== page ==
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Senior Population Report Available

April 27, 2020 | More News

With increased life expectancy and an aging Baby Boomer cohort, Knox County’s senior population is expected to grow twice as fast as the general population over the next several years.

As the last of the Boomers enter their senior years, the number of people over 60 years of age will increase 30 percent, to more than 125,000, by 2030. With this shift, local communities will have to consider new strategies to accommodate senior needs.

One of the greatest challenges faced by local seniors is housing cost burden. Roughly one third struggle to make ends meet, and more than 45 percent who rent their homes, and 20 percent who own, are cost burdened.

Health-related difficulties also confront Knox area seniors. Their growing numbers mean that demand for long-term care will increase. Currently, about 10,000 local seniors report a disability that keeps them from living independently. While 40 new assisted living facilities are presently proposed or under construction, the cost of these facilities will be prohibitive for many.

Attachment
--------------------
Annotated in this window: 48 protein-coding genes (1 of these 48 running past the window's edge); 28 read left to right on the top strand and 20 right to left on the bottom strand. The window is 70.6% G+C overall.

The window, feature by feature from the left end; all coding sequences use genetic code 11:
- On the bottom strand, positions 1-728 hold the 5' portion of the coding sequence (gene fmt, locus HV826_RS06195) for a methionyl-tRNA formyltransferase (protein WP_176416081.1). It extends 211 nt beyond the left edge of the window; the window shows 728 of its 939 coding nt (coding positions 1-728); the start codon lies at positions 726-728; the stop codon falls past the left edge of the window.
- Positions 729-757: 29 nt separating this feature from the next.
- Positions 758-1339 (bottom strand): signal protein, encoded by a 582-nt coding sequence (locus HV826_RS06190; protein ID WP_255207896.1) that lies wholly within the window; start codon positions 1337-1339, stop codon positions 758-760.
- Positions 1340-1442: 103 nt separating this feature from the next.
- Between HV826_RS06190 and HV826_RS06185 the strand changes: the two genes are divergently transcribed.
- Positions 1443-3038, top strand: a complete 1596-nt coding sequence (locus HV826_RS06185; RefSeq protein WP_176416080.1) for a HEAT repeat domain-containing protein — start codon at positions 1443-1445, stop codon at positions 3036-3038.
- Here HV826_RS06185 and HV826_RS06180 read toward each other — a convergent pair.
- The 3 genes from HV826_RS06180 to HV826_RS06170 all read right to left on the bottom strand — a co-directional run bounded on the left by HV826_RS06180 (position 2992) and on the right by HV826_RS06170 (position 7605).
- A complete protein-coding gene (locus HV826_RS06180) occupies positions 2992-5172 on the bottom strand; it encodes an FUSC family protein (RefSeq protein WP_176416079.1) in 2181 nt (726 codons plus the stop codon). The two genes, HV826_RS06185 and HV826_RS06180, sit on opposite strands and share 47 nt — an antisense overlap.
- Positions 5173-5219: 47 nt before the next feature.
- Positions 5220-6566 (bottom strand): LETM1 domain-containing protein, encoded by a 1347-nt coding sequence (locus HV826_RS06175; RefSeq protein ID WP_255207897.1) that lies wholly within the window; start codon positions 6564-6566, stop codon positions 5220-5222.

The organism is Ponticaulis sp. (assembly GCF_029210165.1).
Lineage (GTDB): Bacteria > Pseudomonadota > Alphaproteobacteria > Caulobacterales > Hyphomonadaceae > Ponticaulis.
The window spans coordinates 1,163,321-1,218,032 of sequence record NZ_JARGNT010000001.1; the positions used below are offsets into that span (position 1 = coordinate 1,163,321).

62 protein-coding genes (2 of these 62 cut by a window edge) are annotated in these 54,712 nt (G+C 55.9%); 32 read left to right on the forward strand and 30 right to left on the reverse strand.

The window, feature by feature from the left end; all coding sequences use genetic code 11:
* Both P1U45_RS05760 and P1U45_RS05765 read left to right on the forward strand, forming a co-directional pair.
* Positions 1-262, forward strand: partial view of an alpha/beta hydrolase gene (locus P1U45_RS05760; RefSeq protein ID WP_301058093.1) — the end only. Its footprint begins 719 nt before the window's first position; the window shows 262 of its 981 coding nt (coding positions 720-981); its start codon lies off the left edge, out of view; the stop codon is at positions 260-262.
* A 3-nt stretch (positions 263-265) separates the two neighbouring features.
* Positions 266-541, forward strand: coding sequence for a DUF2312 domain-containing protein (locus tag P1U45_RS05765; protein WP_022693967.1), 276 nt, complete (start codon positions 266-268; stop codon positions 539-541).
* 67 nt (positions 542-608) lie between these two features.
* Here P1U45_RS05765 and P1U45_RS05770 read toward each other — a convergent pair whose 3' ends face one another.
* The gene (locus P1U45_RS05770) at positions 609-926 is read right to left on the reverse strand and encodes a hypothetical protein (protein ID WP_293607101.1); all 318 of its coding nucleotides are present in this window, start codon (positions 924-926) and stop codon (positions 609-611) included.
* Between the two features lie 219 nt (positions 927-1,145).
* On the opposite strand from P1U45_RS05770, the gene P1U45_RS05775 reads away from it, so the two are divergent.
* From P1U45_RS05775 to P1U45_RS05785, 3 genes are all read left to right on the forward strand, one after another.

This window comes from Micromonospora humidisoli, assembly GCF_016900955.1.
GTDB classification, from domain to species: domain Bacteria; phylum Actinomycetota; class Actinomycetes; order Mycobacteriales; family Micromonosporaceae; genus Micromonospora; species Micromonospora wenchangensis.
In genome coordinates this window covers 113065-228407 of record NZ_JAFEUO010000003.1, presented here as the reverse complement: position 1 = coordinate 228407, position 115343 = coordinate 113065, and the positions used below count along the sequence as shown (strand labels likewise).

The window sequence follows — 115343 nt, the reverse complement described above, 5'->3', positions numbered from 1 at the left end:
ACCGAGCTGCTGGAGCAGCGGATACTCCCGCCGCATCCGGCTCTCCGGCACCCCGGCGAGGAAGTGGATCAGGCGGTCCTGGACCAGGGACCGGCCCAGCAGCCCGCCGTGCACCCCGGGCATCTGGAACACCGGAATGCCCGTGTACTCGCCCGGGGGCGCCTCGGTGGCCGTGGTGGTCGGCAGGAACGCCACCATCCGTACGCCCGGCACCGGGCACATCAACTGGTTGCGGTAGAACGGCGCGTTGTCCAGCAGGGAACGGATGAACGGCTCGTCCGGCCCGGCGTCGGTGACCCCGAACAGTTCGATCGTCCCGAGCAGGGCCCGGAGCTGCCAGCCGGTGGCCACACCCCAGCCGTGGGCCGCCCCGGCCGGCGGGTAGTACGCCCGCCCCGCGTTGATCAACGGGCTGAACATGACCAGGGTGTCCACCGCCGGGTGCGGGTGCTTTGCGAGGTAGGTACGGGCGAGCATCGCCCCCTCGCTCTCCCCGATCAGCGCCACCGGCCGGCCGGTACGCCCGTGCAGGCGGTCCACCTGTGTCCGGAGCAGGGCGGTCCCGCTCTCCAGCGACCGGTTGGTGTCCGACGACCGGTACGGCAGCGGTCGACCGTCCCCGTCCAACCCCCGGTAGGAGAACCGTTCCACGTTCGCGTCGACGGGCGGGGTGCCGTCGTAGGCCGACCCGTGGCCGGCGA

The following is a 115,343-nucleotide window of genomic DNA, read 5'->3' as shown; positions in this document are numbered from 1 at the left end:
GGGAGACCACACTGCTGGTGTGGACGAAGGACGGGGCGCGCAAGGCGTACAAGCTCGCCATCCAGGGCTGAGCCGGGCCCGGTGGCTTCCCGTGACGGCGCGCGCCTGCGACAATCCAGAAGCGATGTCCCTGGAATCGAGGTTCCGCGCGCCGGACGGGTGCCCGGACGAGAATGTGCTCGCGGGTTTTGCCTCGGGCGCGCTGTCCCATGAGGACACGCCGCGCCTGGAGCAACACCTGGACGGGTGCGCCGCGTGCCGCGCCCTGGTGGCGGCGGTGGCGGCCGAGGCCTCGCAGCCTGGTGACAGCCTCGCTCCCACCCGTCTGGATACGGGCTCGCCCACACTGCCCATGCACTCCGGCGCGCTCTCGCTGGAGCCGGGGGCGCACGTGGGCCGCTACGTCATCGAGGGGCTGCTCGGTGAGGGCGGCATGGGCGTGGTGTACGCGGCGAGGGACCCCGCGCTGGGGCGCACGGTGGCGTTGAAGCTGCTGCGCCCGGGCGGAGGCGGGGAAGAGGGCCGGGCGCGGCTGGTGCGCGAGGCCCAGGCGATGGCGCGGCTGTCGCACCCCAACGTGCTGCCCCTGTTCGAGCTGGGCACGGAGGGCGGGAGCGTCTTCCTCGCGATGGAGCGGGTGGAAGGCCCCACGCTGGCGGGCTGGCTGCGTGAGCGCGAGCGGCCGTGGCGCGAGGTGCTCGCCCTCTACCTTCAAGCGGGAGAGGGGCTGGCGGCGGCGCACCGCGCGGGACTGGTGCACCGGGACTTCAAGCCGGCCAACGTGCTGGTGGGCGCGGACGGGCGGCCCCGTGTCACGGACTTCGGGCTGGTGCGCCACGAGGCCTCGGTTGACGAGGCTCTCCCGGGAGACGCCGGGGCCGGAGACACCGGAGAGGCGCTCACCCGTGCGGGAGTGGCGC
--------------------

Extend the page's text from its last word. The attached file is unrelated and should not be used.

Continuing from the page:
Mobility is another major challenge for local senior citizens. Access to resources like doctors’ offices, recreation centers, libraries, and grocery stores, is difficult for seniors who are unable to drive, as transit services are limited to Knoxville city limits. Both the city and Knox County provide several paratransit services, but while the fee per trip is small, it can become expensive for seniors who rely on these services for all of their transportation needs.

Other hurdles include finding adequate health care, covering basic living expenses, and maintaining independent lifestyles. Matching supply to demand will be a priority for local leaders, homebuilders, and service providers in the coming years.

For more information, check out the latest addition to Planning’s Technical Report series: Senior Population in Knox County.